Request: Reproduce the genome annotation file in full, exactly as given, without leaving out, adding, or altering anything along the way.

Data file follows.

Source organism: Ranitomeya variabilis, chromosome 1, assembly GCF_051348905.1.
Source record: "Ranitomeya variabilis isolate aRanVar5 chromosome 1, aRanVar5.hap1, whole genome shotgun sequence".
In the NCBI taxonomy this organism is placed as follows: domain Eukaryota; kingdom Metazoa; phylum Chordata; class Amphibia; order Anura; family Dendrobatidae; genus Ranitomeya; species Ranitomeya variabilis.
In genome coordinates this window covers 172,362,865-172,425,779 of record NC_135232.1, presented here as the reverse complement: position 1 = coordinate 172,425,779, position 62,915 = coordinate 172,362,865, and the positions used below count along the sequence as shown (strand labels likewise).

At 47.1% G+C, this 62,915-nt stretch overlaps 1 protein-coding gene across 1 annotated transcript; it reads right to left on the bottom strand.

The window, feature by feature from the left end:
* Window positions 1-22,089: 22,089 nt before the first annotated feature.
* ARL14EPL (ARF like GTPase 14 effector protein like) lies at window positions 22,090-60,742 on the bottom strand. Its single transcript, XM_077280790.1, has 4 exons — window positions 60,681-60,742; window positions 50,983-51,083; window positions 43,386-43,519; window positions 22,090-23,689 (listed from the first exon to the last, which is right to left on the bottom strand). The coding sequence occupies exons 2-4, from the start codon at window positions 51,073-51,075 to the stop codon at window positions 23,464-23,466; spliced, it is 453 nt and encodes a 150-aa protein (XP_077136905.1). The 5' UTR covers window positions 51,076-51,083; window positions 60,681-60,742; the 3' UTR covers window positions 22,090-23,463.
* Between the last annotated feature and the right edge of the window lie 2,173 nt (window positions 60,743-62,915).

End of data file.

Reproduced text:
Source organism: Ranitomeya variabilis, chromosome 1, assembly GCF_051348905.1.
Source record: "Ranitomeya variabilis isolate aRanVar5 chromosome 1, aRanVar5.hap1, whole genome shotgun sequence".
In the NCBI taxonomy this organism is placed as follows: domain Eukaryota; kingdom Metazoa; phylum Chordata; class Amphibia; order Anura; family Dendrobatidae; genus Ranitomeya; species Ranitomeya variabilis.
In genome coordinates this window covers 172,362,865-172,425,779 of record NC_135232.1, presented here as the reverse complement: position 1 = coordinate 172,425,779, position 62,915 = coordinate 172,362,865, and the positions used below count along the sequence as shown (strand labels likewise).

At 47.1% G+C, this 62,915-nt stretch overlaps 1 protein-coding gene across 1 annotated transcript; it reads right to left on the bottom strand.

The window, feature by feature from the left end:
* Window positions 1-22,089: 22,089 nt before the first annotated feature.
* ARL14EPL (ARF like GTPase 14 effector protein like) lies at window positions 22,090-60,742 on the bottom strand. Its single transcript, XM_077280790.1, has 4 exons — window positions 60,681-60,742; window positions 50,983-51,083; window positions 43,386-43,519; window positions 22,090-23,689 (listed from the first exon to the last, which is right to left on the bottom strand). The coding sequence occupies exons 2-4, from the start codon at window positions 51,073-51,075 to the stop codon at window positions 23,464-23,466; spliced, it is 453 nt and encodes a 150-aa protein (XP_077136905.1). The 5' UTR covers window positions 51,076-51,083; window positions 60,681-60,742; the 3' UTR covers window positions 22,090-23,463.
* Between the last annotated feature and the right edge of the window lie 2,173 nt (window positions 60,743-62,915).